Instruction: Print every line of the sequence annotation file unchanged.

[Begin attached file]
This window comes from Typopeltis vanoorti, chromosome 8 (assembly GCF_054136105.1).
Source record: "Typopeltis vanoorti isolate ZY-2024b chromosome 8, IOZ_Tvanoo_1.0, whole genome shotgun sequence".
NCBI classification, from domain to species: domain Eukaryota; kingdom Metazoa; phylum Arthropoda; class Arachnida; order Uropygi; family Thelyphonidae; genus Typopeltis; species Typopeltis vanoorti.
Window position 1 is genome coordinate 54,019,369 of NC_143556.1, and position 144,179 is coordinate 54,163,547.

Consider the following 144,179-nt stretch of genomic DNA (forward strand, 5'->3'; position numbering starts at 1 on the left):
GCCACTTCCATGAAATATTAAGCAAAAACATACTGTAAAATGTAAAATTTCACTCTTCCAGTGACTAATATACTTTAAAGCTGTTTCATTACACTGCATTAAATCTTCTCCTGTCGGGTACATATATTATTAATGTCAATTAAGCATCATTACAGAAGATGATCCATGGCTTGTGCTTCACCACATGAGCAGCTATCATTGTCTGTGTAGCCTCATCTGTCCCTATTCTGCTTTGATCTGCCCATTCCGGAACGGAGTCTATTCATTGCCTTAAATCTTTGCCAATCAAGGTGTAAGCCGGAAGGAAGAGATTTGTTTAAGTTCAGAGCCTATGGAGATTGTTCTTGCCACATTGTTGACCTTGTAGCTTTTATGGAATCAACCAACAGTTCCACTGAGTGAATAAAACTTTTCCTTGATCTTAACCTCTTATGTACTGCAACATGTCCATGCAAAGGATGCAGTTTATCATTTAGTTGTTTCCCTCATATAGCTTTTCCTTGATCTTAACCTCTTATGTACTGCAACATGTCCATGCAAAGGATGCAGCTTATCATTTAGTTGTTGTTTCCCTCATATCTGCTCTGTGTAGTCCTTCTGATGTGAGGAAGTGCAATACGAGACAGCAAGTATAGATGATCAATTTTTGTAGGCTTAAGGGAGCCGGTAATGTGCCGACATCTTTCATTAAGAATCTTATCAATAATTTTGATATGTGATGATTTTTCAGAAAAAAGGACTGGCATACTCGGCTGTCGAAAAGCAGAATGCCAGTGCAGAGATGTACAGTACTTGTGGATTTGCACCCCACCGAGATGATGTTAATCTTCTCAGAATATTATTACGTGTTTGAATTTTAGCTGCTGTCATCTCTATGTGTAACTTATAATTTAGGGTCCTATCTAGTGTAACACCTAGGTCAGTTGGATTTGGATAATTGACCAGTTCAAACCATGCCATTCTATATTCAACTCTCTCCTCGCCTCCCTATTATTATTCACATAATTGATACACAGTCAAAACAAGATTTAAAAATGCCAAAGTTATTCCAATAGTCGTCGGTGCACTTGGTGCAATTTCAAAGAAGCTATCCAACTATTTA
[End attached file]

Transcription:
This window comes from Typopeltis vanoorti, chromosome 8 (assembly GCF_054136105.1).
Source record: "Typopeltis vanoorti isolate ZY-2024b chromosome 8, IOZ_Tvanoo_1.0, whole genome shotgun sequence".
NCBI classification, from domain to species: domain Eukaryota; kingdom Metazoa; phylum Arthropoda; class Arachnida; order Uropygi; family Thelyphonidae; genus Typopeltis; species Typopeltis vanoorti.
Window position 1 is genome coordinate 54,019,369 of NC_143556.1, and position 144,179 is coordinate 54,163,547.

Consider the following 144,179-nt stretch of genomic DNA (forward strand, 5'->3'; position numbering starts at 1 on the left):
GCCACTTCCATGAAATATTAAGCAAAAACATACTGTAAAATGTAAAATTTCACTCTTCCAGTGACTAATATACTTTAAAGCTGTTTCATTACACTGCATTAAATCTTCTCCTGTCGGGTACATATATTATTAATGTCAATTAAGCATCATTACAGAAGATGATCCATGGCTTGTGCTTCACCACATGAGCAGCTATCATTGTCTGTGTAGCCTCATCTGTCCCTATTCTGCTTTGATCTGCCCATTCCGGAACGGAGTCTATTCATTGCCTTAAATCTTTGCCAATCAAGGTGTAAGCCGGAAGGAAGAGATTTGTTTAAGTTCAGAGCCTATGGAGATTGTTCTTGCCACATTGTTGACCTTGTAGCTTTTATGGAATCAACCAACAGTTCCACTGAGTGAATAAAACTTTTCCTTGATCTTAACCTCTTATGTACTGCAACATGTCCATGCAAAGGATGCAGTTTATCATTTAGTTGTTTCCCTCATATAGCTTTTCCTTGATCTTAACCTCTTATGTACTGCAACATGTCCATGCAAAGGATGCAGCTTATCATTTAGTTGTTGTTTCCCTCATATCTGCTCTGTGTAGTCCTTCTGATGTGAGGAAGTGCAATACGAGACAGCAAGTATAGATGATCAATTTTTGTAGGCTTAAGGGAGCCGGTAATGTGCCGACATCTTTCATTAAGAATCTTATCAATAATTTTGATATGTGATGATTTTTCAGAAAAAAGGACTGGCATACTCGGCTGTCGAAAAGCAGAATGCCAGTGCAGAGATGTACAGTACTTGTGGATTTGCACCCCACCGAGATGATGTTAATCTTCTCAGAATATTATTACGTGTTTGAATTTTAGCTGCTGTCATCTCTATGTGTAACTTATAATTTAGGGTCCTATCTAGTGTAACACCTAGGTCAGTTGGATTTGGATAATTGACCAGTTCAAACCATGCCATTCTATATTCAACTCTCTCCTCGCCTCCCTATTATTATTCACATAATTGATACACAGTCAAAACAAGATTTAAAAATGCCAAAGTTATTCCAATAGTCGTCGGTGCACTTGGTGCAATTTCAAAGAAGCTATCCAACTATTTA